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Rotary International

The first Rotary Club was formed by Chicago businessman Paul Harris in 1905, initially as a way for businessmen to get together and benefit from the network. The organization soon became a service club, dedicated to doing good works around the world; it is the world’s oldest and largest such club, reconfigured in 1922 as Rotary International. More than a million Rotarians meet around the world in 32,000 individual clubs. The organization admitted women in 1989.

The motto that guides Rotary is “Service Above Self.” Rotary’s ethical code is expressed in its “4-Way Test: Is It Truth? Is It Fair To All Concerned? Will It Build Goodwill and Better Friendships? Will It Be Beneficial to All Concerned?”

Rotary International has played a major role, often working with the United Nations, in service works all over the world, particularly those involving children’s health. One of Rotary International’s stated purposes, announced in 1985, was to immunize every child in the world against polio; a Rotary drive led to the mass immunization of over 100 million children in India in a single day; the largest such effort in human history.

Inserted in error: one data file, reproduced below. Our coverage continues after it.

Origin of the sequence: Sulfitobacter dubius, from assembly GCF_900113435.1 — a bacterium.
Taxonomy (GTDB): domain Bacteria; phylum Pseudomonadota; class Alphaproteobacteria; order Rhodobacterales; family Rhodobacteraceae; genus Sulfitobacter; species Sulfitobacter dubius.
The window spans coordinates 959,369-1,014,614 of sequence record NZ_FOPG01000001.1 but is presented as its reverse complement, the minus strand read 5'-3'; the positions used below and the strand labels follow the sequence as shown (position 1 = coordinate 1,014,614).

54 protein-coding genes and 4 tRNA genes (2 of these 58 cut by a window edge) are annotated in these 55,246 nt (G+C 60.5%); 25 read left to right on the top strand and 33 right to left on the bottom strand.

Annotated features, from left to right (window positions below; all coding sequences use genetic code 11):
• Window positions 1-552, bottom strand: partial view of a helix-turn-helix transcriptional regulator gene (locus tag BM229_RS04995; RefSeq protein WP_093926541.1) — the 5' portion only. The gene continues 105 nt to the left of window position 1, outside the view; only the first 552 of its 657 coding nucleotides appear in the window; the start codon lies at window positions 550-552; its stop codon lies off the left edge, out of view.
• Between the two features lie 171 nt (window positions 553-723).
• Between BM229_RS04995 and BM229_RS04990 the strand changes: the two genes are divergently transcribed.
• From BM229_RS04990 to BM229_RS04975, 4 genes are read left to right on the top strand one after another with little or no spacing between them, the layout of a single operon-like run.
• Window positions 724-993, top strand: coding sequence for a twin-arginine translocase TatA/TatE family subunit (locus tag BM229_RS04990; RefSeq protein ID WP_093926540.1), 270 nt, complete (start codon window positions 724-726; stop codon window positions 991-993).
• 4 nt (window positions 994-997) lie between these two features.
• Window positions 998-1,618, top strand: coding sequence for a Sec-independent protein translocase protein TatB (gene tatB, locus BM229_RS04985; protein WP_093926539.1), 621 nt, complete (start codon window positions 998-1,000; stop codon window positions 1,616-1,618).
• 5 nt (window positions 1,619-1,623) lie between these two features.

Nearly every town in the United States has a Rotary Club, (and so does the next town, and the one after that); though the organization is international, the “local Rotary” is a strong part of American culture. Theoretically, a local Rotary Club will often restrict membership to one representative of every business in the area. The typical club meets for lunch weekly at a local restaurant, conducts its business, welcomes a speaker, and serves as a network for members. Since Rotary is huge, its service projects can vary widely. A club in a small town might sponsor a barbecue to benefit a local youth center, purchase trash containers to promote an anti-litter campaign, judge a youth essay-writing contest, or directly subsidize a local charitable organization. The district, made up of dozens of Rotaries in a particular area, may conduct fund drives to bring poor children from other countries to American hospitals for specialized treatment, or work with schools to promote literacy drives. The thousands of clubs in the U.S. and around the world combine for major fund raising campaigns to support the efforts of the International organization.